Pretoria – The release of Janusz Walus, who killed SACP leader Chris Hani, has been met with harsh criticism from the public and various political leaders.
Speaking about Walus’s release, Gauteng Premier Panyaza Lesufi said it was a sad day.
“Those who knew who Chris Hani was, and that know his role was in being where we are today, will know that that murderer doesn’t deserve to be out of prison, but if the decision is taken by the court we will respect it.
“The minister tried. He’s the one that took the matter to court and the decision was overtaken by the Constitutional Court... We are disappointed, hugely, hugely disappointed, to be honest,” Lesufi said.
Walus’s release comes after Justice and Correctional Services Minister Ronald Lamola placed the assassin on parole as directed by the Constitutional Court during a judgment handed on November 21.
He was released on Wednesday on parole after spending nearly three decades behind bars for the April 1993 murder.
The SACP echoed Lesufi’s sentiments and added that, together with its allies and other interested South Africans, they would continue with their programme of mass mobilisation.
“We will not be deterred. We are continuing with our 135-day programme of action up to April 10, 2023, the 30th anniversary of the commemoration of Chris Hani,” said the SACP.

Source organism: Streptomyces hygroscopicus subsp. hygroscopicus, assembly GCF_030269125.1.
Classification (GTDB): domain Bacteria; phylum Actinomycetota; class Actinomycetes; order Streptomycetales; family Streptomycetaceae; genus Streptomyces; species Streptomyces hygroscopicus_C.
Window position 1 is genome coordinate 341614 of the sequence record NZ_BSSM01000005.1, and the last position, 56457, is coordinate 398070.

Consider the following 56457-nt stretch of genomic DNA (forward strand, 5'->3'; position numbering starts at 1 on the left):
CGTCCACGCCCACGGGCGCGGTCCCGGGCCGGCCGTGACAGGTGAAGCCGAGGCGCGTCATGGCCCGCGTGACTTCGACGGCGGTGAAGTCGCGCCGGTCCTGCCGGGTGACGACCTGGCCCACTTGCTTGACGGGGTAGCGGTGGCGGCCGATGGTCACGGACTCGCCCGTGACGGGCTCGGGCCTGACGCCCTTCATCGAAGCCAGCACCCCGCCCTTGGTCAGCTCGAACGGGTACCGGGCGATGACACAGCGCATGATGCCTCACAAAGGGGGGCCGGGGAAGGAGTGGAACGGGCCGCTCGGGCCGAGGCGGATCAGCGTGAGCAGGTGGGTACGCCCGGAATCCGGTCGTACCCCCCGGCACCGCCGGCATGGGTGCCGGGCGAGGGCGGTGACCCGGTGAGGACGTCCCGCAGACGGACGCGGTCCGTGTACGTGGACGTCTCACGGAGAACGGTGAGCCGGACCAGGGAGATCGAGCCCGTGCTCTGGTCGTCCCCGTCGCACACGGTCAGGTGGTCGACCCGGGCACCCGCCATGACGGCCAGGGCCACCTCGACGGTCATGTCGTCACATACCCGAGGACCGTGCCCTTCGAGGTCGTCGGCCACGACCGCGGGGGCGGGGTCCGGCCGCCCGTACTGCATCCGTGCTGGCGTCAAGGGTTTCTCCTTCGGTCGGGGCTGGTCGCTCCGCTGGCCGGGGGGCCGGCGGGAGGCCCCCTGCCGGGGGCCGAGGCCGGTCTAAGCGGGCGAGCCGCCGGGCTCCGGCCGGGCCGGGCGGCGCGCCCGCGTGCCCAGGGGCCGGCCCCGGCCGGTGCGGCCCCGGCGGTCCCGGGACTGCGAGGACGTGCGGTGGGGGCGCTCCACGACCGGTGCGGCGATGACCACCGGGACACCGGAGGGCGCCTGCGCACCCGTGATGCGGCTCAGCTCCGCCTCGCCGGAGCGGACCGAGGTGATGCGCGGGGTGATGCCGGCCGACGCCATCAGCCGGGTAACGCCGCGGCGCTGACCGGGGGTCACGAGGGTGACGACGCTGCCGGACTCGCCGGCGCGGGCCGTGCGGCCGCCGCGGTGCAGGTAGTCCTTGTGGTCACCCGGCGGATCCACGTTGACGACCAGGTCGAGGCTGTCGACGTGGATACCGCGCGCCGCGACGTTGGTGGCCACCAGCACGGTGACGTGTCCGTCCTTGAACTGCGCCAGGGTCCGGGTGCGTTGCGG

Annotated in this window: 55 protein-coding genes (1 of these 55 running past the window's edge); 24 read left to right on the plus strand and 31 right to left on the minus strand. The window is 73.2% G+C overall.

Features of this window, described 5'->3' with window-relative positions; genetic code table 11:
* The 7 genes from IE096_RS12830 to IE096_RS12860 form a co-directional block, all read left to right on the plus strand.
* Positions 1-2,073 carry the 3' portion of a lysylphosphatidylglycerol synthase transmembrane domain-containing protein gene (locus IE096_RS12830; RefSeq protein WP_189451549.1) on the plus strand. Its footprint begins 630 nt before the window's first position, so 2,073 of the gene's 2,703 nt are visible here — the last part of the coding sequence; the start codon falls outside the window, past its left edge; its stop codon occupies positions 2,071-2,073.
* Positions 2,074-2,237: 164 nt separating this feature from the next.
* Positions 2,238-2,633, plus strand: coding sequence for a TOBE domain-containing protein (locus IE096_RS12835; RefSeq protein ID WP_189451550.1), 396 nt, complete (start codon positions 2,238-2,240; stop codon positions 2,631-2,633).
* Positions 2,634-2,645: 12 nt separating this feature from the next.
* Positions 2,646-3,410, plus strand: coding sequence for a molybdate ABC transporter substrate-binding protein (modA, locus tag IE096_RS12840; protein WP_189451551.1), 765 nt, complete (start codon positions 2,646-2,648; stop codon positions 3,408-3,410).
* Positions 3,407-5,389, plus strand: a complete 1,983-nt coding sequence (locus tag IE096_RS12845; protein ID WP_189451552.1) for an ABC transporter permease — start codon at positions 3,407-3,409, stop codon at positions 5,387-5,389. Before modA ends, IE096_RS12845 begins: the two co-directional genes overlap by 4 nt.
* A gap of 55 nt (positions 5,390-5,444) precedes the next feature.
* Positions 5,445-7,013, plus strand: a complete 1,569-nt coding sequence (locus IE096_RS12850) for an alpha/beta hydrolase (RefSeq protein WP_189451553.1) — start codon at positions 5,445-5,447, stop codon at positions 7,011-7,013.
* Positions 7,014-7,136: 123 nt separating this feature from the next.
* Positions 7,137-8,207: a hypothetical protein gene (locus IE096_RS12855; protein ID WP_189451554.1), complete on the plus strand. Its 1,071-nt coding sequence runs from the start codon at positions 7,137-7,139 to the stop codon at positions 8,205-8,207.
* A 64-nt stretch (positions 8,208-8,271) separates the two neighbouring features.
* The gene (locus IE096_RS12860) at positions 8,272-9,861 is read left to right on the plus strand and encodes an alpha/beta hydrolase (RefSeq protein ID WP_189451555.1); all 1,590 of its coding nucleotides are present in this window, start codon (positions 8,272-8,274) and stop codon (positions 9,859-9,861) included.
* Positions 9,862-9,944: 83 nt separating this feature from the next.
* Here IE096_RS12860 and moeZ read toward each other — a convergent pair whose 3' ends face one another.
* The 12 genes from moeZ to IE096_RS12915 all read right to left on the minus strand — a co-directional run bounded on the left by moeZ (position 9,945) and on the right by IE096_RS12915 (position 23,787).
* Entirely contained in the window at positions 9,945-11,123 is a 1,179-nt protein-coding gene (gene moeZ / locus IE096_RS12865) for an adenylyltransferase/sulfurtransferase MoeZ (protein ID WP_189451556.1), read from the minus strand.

The party said that, together with the Hani family, they had filed papers with the Constitutional Court to reconsider and rescind its decision. They also filed papers with the African Commission on Human and People’s Rights as part of the legal avenues in seeking justice.
IOL reached out to Chris Hani’s widow, Limpho, but she would not speak.
“I’ve been talking about Walus for the last 13 years. What do you expect me to say? No comment,” she said before hanging up.
Limpho has been captured several times expressing her anger over the release of her husband’s killer.
On the last video circulating on social media, Limpho reacted angrily to a priest who spoke about forgiveness.
“Mama, we request that you forgive him. God will deal with him,” said the priest.
“No, no, no, no. He is talking nonsense. Let me tell you … No, you are talking nonsense. I want to say it on TV. He is a priest. I am the one who lost a husband. He has not lost a husband and he has no right, nobody has got the right, to tell me to forgive.
“It’s my feelings. I lost a husband. He has not lost a husband, so bullsh*t with him saying I should forgive.”